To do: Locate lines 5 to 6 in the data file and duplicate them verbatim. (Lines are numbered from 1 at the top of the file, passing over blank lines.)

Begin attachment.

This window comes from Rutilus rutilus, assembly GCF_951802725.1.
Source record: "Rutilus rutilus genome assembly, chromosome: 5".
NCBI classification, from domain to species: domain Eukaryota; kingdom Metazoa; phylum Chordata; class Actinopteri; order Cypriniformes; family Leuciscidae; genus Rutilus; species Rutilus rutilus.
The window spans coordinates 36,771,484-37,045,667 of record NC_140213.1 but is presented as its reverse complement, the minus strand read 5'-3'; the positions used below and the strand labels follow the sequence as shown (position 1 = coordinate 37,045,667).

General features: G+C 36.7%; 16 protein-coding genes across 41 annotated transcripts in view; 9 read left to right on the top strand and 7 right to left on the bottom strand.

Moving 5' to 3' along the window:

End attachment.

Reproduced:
General features: G+C 36.7%; 16 protein-coding genes across 41 annotated transcripts in view; 9 read left to right on the top strand and 7 right to left on the bottom strand.

Moving 5' to 3' along the window: